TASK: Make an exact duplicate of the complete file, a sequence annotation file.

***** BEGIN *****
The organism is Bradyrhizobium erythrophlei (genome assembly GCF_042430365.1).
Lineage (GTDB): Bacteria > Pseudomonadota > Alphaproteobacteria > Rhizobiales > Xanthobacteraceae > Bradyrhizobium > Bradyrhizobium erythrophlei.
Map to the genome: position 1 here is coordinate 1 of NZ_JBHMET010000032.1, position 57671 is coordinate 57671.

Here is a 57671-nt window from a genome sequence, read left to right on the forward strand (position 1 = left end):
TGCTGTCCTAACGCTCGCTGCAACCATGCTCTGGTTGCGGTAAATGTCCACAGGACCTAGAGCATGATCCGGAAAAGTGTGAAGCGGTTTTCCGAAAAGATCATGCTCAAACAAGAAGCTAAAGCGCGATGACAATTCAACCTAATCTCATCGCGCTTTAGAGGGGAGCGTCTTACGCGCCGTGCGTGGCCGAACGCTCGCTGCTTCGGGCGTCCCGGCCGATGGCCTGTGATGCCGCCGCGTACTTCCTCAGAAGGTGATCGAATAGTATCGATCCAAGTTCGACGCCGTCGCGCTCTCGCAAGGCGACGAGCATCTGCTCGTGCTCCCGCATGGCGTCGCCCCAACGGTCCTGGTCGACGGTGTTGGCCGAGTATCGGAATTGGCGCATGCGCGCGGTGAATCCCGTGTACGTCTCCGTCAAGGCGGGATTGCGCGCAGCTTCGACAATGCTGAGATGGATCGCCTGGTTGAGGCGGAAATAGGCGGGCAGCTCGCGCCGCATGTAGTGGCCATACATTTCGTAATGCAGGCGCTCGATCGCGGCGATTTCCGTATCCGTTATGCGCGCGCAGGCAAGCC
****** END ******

The organism is Bradyrhizobium erythrophlei (genome assembly GCF_042430365.1).
Lineage (GTDB): Bacteria > Pseudomonadota > Alphaproteobacteria > Rhizobiales > Xanthobacteraceae > Bradyrhizobium > Bradyrhizobium erythrophlei.
Map to the genome: position 1 here is coordinate 1 of NZ_JBHMET010000032.1, position 57671 is coordinate 57671.

Here is a 57671-nt window from a genome sequence, read left to right on the forward strand (position 1 = left end):
TGCTGTCCTAACGCTCGCTGCAACCATGCTCTGGTTGCGGTAAATGTCCACAGGACCTAGAGCATGATCCGGAAAAGTGTGAAGCGGTTTTCCGAAAAGATCATGCTCAAACAAGAAGCTAAAGCGCGATGACAATTCAACCTAATCTCATCGCGCTTTAGAGGGGAGCGTCTTACGCGCCGTGCGTGGCCGAACGCTCGCTGCTTCGGGCGTCCCGGCCGATGGCCTGTGATGCCGCCGCGTACTTCCTCAGAAGGTGATCGAATAGTATCGATCCAAGTTCGACGCCGTCGCGCTCTCGCAAGGCGACGAGCATCTGCTCGTGCTCCCGCATGGCGTCGCCCCAACGGTCCTGGTCGACGGTGTTGGCCGAGTATCGGAATTGGCGCATGCGCGCGGTGAATCCCGTGTACGTCTCCGTCAAGGCGGGATTGCGCGCAGCTTCGACAATGCTGAGATGGATCGCCTGGTTGAGGCGGAAATAGGCGGGCAGCTCGCGCCGCATGTAGTGGCCATACATTTCGTAATGCAGGCGCTCGATCGCGGCGATTTCCGTATCCGTTATGCGCGCGCAGGCAAGCC